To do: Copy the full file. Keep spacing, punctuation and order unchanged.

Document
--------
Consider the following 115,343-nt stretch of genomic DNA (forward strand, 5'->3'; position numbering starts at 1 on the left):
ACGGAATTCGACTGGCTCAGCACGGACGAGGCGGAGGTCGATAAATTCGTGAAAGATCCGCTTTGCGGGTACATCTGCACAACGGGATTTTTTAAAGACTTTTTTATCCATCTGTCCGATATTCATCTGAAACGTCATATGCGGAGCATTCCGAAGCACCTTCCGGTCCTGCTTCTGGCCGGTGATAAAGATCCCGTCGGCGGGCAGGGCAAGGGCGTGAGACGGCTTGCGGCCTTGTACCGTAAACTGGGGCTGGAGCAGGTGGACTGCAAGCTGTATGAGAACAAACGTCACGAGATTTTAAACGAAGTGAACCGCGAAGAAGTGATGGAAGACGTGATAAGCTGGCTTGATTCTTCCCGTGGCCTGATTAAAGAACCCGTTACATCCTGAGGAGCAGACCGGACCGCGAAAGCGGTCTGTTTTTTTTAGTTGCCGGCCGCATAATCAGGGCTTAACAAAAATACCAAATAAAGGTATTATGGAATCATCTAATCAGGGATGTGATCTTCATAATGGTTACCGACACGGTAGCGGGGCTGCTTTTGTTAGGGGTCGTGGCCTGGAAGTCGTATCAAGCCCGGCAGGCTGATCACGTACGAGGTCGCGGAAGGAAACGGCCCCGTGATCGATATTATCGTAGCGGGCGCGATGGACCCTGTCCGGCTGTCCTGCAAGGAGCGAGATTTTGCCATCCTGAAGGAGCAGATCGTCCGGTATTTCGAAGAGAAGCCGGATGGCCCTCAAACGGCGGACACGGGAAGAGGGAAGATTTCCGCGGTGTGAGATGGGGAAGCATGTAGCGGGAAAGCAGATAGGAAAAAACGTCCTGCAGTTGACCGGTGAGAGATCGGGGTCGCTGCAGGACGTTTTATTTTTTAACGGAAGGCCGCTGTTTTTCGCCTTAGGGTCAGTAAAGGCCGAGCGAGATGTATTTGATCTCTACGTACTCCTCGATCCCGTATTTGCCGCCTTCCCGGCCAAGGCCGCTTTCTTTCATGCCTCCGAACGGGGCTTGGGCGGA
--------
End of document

Consider the following 115,343-nt stretch of genomic DNA (forward strand, 5'->3'; position numbering starts at 1 on the left):
ACGGAATTCGACTGGCTCAGCACGGACGAGGCGGAGGTCGATAAATTCGTGAAAGATCCGCTTTGCGGGTACATCTGCACAACGGGATTTTTTAAAGACTTTTTTATCCATCTGTCCGATATTCATCTGAAACGTCATATGCGGAGCATTCCGAAGCACCTTCCGGTCCTGCTTCTGGCCGGTGATAAAGATCCCGTCGGCGGGCAGGGCAAGGGCGTGAGACGGCTTGCGGCCTTGTACCGTAAACTGGGGCTGGAGCAGGTGGACTGCAAGCTGTATGAGAACAAACGTCACGAGATTTTAAACGAAGTGAACCGCGAAGAAGTGATGGAAGACGTGATAAGCTGGCTTGATTCTTCCCGTGGCCTGATTAAAGAACCCGTTACATCCTGAGGAGCAGACCGGACCGCGAAAGCGGTCTGTTTTTTTTAGTTGCCGGCCGCATAATCAGGGCTTAACAAAAATACCAAATAAAGGTATTATGGAATCATCTAATCAGGGATGTGATCTTCATAATGGTTACCGACACGGTAGCGGGGCTGCTTTTGTTAGGGGTCGTGGCCTGGAAGTCGTATCAAGCCCGGCAGGCTGATCACGTACGAGGTCGCGGAAGGAAACGGCCCCGTGATCGATATTATCGTAGCGGGCGCGATGGACCCTGTCCGGCTGTCCTGCAAGGAGCGAGATTTTGCCATCCTGAAGGAGCAGATCGTCCGGTATTTCGAAGAGAAGCCGGATGGCCCTCAAACGGCGGACACGGGAAGAGGGAAGATTTCCGCGGTGTGAGATGGGGAAGCATGTAGCGGGAAAGCAGATAGGAAAAAACGTCCTGCAGTTGACCGGTGAGAGATCGGGGTCGCTGCAGGACGTTTTATTTTTTAACGGAAGGCCGCTGTTTTTCGCCTTAGGGTCAGTAAAGGCCGAGCGAGATGTATTTGATCTCTACGTACTCCTCGATCCCGTATTTGCCGCCTTCCCGGCCAAGGCCGCTTTCTTTCATGCCTCCGAACGGGGCTTGGGCGGA